Rome’s first emperor ‘rewrote time and the city’
ANSA The calendar of feast days imposed by Rome’s first emperor to reconcile the public and private spheres is at the centre of the closing exhibition in the programme of events to mark the 2,000th anniversary of Augustus’ death this year. ‘Revolution Augustus. The emperor who rewrote time and the city’ runs at the Museo Nazionale Romano in Palazzo Massimo near Termini train station until June 2, 2015.
“It is an exhibition on the calendar that Augustus manages to impress upon the city,” explains archaeological superintendent Mariarosaria Barbera. “In his role as Pontifex Maximus the emperor took up certain novelties introduced by Caesar in 46 BC and mastered time to create an insoluble link between the public feast days of the empire he was founding and the private festivities of the imperial family,” she continued. Other events marking the bimillennium of the death of the great statesman, military commander, diplomat and reformer have included the reopening of the basilica Julia in the Roman Forum, two houses on the Palatine hill and the Villa of Livia at Prima Porta. Augustus ruled the ancient Roman empire for 41 years from 27 BC until his death in 14 AD.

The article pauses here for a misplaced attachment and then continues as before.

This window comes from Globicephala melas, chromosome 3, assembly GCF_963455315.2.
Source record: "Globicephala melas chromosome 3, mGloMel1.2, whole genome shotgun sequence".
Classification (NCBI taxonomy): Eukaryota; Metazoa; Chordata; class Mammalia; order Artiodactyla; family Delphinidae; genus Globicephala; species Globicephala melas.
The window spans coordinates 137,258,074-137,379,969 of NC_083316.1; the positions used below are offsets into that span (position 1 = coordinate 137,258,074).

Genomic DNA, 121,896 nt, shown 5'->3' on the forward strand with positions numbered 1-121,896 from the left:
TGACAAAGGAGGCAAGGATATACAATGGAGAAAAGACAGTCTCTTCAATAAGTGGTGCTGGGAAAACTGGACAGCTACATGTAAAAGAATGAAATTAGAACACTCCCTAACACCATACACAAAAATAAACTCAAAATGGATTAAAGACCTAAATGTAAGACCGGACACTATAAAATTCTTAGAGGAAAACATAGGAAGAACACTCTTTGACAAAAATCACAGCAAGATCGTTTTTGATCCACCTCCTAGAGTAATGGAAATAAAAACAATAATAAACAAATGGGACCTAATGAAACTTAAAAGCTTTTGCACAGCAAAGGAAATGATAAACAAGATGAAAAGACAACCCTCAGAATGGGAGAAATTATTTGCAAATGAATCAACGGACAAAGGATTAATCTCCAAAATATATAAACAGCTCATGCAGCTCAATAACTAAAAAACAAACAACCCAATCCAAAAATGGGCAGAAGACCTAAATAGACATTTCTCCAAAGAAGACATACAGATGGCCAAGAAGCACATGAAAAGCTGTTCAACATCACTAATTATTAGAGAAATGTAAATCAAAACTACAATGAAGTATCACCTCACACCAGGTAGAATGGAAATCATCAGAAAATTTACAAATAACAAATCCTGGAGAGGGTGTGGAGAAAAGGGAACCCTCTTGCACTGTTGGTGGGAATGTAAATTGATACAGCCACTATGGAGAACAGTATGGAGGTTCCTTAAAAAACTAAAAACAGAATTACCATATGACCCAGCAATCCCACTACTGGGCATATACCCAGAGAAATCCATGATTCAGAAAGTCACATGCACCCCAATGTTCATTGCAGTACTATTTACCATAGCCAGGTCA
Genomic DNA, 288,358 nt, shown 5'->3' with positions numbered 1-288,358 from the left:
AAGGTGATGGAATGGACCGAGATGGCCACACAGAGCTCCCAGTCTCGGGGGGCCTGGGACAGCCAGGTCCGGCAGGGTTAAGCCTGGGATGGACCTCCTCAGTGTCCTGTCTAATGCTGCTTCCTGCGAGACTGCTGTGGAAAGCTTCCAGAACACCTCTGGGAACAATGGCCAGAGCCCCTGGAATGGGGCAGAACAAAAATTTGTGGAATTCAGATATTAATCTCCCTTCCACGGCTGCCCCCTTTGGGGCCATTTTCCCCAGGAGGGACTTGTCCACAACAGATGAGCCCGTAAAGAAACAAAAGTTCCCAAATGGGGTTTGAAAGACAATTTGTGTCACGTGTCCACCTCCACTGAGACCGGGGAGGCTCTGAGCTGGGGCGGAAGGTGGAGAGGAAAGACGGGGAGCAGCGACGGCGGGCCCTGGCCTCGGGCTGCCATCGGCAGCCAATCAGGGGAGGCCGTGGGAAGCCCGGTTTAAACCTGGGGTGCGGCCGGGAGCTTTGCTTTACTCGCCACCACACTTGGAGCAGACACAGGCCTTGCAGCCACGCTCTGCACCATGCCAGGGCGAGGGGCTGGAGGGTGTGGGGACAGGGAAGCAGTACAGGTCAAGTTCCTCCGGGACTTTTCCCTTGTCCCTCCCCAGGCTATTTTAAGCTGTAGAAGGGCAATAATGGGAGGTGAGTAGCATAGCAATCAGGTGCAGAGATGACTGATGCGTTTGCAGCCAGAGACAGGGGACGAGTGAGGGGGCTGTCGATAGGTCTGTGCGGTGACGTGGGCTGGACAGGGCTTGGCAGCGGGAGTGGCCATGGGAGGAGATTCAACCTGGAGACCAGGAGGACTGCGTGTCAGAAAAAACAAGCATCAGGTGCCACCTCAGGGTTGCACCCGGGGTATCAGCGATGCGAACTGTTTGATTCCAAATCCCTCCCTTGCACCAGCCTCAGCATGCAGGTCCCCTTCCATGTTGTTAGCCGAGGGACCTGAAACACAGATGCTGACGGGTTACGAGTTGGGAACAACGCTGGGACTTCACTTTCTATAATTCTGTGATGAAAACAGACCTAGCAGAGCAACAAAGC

His reign ushered in an era of relative peace known as the Pax Romana (The Roman Peace), during which the Roman world was largely free from large-scale conflict for more than two centuries.
Among his many monuments in Rome is the Ara Pacis Augustae (Latin for Altar of Augustan Peace, commonly shortened to Ara Pacis), commissioned by the Roman Senate in 13 BC and dedicated to the Roman goddess of Peace in honor of Augustus’ return to Rome after a three-year military campaign in Spain and France.